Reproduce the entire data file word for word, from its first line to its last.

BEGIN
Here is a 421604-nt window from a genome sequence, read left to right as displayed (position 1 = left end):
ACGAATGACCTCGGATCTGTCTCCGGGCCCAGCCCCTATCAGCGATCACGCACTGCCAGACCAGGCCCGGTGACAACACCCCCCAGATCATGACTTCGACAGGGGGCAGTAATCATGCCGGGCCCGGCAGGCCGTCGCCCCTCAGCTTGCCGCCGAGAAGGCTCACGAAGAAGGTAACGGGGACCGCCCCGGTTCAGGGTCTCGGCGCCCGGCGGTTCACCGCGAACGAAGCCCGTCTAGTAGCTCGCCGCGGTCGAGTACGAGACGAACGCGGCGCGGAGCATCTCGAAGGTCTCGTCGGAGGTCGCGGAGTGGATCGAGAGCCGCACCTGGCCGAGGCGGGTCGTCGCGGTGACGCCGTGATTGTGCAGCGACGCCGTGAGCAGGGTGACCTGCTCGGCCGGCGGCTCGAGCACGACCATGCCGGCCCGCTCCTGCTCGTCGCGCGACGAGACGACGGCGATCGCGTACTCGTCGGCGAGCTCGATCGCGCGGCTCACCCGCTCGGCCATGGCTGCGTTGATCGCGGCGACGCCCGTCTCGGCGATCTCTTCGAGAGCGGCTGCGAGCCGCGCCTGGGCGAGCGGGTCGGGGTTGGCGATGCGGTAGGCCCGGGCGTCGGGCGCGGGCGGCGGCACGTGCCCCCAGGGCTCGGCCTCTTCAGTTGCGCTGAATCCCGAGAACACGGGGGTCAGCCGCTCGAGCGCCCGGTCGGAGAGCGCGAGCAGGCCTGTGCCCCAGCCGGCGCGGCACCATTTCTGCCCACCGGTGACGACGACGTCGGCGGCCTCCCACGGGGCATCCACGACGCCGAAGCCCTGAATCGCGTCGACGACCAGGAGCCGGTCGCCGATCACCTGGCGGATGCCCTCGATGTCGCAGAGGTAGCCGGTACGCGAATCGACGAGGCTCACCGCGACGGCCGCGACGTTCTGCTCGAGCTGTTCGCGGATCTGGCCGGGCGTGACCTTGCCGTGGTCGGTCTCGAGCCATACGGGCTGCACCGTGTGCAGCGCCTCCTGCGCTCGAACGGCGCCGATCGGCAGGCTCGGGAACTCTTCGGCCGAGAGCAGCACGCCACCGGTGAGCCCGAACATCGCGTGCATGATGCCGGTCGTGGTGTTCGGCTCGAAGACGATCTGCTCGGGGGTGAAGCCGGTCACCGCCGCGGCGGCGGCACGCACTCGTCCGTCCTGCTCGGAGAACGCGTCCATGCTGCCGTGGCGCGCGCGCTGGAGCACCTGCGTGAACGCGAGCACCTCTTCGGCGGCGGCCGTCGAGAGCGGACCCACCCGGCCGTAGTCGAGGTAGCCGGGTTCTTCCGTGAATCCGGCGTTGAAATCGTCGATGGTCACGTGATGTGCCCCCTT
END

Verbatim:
Here is a 421604-nt window from a genome sequence, read left to right as displayed (position 1 = left end):
ACGAATGACCTCGGATCTGTCTCCGGGCCCAGCCCCTATCAGCGATCACGCACTGCCAGACCAGGCCCGGTGACAACACCCCCCAGATCATGACTTCGACAGGGGGCAGTAATCATGCCGGGCCCGGCAGGCCGTCGCCCCTCAGCTTGCCGCCGAGAAGGCTCACGAAGAAGGTAACGGGGACCGCCCCGGTTCAGGGTCTCGGCGCCCGGCGGTTCACCGCGAACGAAGCCCGTCTAGTAGCTCGCCGCGGTCGAGTACGAGACGAACGCGGCGCGGAGCATCTCGAAGGTCTCGTCGGAGGTCGCGGAGTGGATCGAGAGCCGCACCTGGCCGAGGCGGGTCGTCGCGGTGACGCCGTGATTGTGCAGCGACGCCGTGAGCAGGGTGACCTGCTCGGCCGGCGGCTCGAGCACGACCATGCCGGCCCGCTCCTGCTCGTCGCGCGACGAGACGACGGCGATCGCGTACTCGTCGGCGAGCTCGATCGCGCGGCTCACCCGCTCGGCCATGGCTGCGTTGATCGCGGCGACGCCCGTCTCGGCGATCTCTTCGAGAGCGGCTGCGAGCCGCGCCTGGGCGAGCGGGTCGGGGTTGGCGATGCGGTAGGCCCGGGCGTCGGGCGCGGGCGGCGGCACGTGCCCCCAGGGCTCGGCCTCTTCAGTTGCGCTGAATCCCGAGAACACGGGGGTCAGCCGCTCGAGCGCCCGGTCGGAGAGCGCGAGCAGGCCTGTGCCCCAGCCGGCGCGGCACCATTTCTGCCCACCGGTGACGACGACGTCGGCGGCCTCCCACGGGGCATCCACGACGCCGAAGCCCTGAATCGCGTCGACGACCAGGAGCCGGTCGCCGATCACCTGGCGGATGCCCTCGATGTCGCAGAGGTAGCCGGTACGCGAATCGACGAGGCTCACCGCGACGGCCGCGACGTTCTGCTCGAGCTGTTCGCGGATCTGGCCGGGCGTGACCTTGCCGTGGTCGGTCTCGAGCCATACGGGCTGCACCGTGTGCAGCGCCTCCTGCGCTCGAACGGCGCCGATCGGCAGGCTCGGGAACTCTTCGGCCGAGAGCAGCACGCCACCGGTGAGCCCGAACATCGCGTGCATGATGCCGGTCGTGGTGTTCGGCTCGAAGACGATCTGCTCGGGGGTGAAGCCGGTCACCGCCGCGGCGGCGGCACGCACTCGTCCGTCCTGCTCGGAGAACGCGTCCATGCTGCCGTGGCGCGCGCGCTGGAGCACCTGCGTGAACGCGAGCACCTCTTCGGCGGCGGCCGTCGAGAGCGGACCCACCCGGCCGTAGTCGAGGTAGCCGGGTTCTTCCGTGAATCCGGCGTTGAAATCGTCGATGGTCACGTGATGTGCCCCCTT